UK church leaders have called for Sunday - celebrated as Mothering Sunday in the UK - to be marked as a 'National Day of Prayer and Action' over the coronavirus crisis.

Churches Together in England, a key ecumenical body which has a membership of 50 different church denominations included Anglican, Catholic, Orthodox and other Protestant churches, issued the call this week, asking people to pray and "light a candle in the windows of your homes as a visible symbol of the light of life, Jesus Christ, our source and hope in prayer".

"Whether you are continuing to worship as congregations or not, we have the great privilege and freedom to be able to call upon God, wherever we are, individually and corporately, for healing in our nation," said a statement on the CTE website. "We would pray for all in leadership at this time, making decisions about the containment of the COVID-19 virus, for those working in health and social care, and especially for the most vulnerable, whether elderly or those with underlying health conditions."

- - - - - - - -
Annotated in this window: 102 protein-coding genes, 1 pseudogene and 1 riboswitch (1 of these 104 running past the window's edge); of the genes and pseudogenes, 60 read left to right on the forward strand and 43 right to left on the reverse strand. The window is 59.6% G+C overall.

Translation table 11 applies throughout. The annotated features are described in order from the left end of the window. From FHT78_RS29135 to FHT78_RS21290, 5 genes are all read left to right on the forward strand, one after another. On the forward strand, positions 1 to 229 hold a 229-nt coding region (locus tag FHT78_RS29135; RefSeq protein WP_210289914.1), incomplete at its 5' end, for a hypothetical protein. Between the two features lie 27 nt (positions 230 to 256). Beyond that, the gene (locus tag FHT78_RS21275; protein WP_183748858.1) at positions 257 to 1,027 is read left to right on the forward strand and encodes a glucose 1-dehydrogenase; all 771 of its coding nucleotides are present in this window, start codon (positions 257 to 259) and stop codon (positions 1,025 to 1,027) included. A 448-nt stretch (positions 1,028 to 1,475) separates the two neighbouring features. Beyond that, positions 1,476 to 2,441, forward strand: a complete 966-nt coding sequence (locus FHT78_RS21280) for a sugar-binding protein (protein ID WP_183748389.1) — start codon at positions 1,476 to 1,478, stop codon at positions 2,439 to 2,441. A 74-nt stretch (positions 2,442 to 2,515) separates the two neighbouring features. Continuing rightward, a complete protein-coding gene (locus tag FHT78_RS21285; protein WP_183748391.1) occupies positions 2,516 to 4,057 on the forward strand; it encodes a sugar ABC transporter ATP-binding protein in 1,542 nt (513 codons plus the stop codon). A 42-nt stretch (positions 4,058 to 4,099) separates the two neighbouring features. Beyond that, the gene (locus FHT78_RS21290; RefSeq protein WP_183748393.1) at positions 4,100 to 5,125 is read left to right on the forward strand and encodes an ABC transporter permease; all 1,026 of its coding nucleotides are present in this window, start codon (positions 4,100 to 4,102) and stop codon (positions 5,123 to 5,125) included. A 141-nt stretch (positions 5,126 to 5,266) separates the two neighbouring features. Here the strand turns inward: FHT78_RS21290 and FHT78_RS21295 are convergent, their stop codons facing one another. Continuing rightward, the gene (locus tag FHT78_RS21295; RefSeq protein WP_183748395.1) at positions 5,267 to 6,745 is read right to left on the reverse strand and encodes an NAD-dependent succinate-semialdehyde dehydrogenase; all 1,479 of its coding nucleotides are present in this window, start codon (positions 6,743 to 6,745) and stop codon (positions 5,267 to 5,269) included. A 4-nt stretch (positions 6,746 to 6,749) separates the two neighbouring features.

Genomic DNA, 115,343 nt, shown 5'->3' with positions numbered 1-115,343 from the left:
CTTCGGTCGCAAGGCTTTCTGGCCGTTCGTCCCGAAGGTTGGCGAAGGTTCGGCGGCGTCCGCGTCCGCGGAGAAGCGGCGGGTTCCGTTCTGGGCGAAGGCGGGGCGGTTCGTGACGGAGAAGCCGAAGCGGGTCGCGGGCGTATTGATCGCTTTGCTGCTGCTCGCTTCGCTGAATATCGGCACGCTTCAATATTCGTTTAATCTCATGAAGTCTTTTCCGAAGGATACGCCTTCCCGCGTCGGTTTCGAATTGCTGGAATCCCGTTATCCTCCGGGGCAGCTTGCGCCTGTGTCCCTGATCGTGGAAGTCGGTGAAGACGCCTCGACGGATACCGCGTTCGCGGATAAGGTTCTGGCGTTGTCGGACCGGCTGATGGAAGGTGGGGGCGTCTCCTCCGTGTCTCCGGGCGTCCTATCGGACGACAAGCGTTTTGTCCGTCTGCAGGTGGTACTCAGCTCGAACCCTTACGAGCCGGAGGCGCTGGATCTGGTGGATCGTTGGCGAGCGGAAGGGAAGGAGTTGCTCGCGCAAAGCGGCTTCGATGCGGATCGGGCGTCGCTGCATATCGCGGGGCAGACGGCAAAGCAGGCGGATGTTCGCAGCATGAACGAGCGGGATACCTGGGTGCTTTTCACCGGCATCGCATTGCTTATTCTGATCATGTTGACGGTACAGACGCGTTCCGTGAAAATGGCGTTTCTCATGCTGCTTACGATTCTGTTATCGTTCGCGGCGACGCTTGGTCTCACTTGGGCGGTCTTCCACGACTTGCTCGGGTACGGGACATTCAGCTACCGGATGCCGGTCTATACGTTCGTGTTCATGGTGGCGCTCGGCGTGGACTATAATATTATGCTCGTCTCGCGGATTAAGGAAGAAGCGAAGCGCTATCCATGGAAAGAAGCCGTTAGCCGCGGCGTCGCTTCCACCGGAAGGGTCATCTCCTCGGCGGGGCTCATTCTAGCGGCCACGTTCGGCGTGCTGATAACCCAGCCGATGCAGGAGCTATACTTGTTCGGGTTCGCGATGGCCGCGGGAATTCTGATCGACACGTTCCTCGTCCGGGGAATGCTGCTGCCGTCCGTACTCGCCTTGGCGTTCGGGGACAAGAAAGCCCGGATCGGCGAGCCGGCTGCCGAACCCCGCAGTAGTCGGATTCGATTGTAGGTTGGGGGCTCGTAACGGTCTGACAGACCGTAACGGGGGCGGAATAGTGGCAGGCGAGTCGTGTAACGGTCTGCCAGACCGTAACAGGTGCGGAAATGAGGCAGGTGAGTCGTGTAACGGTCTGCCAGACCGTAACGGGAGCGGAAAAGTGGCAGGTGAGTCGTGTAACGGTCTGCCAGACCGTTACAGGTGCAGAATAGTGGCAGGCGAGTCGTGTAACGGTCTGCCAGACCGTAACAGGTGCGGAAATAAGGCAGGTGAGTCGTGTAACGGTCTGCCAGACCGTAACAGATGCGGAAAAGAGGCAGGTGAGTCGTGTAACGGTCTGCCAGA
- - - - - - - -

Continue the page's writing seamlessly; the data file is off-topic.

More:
The statement, which was signed by Archbishop of Canterbury Justin Welby and Catholic Cardinal Vincent Nichols as well as other  church leaders, also drew attention to "wonderful acts of kindness" being shown across neighbourhoods.

"Alongside your prayers, take the opportunity to telephone or email someone who is isolated, buy some additional food for your local foodbank, or offer to deliver shopping for an elderly neighbour. We may not be able to touch physically, but we can make connections in so many other ways."

The statement said it was appropriate to hold the day on Mothering Sunday, which is a time of thankfulness for mothers but also a "very mixed day" for many.

"For some the remembrance is painful, and for others Mothering Sunday is a reminder of disappointment or loss. In many ways, this period under the shadow of the coronavirus will be prompting similarly diverse reactions and so it seems especially appropriate that the call to prayer is made this Sunday."

The call is being supported by the Evangelical Alliance, Churches Together in Britain and Ireland, Cytûn and the Church of Scotland. 

Last week, Justin Welby, the Archbishop of Canterbury, released a statement urging people to "take some time to sit quietly and pray, letting God know about those things that are on our hearts and minds" and to pray for the physically vulnerable as well as healthcare workers and political leaders responding to the crisis.

He also suggested that one way to avoid being overwhelmed by fear was to turn our attention to "helping someone".

"Let’s remember that we are in this together. Let’s look after ourselves and our communities, gain courage from each other, and walk together in hope and faith."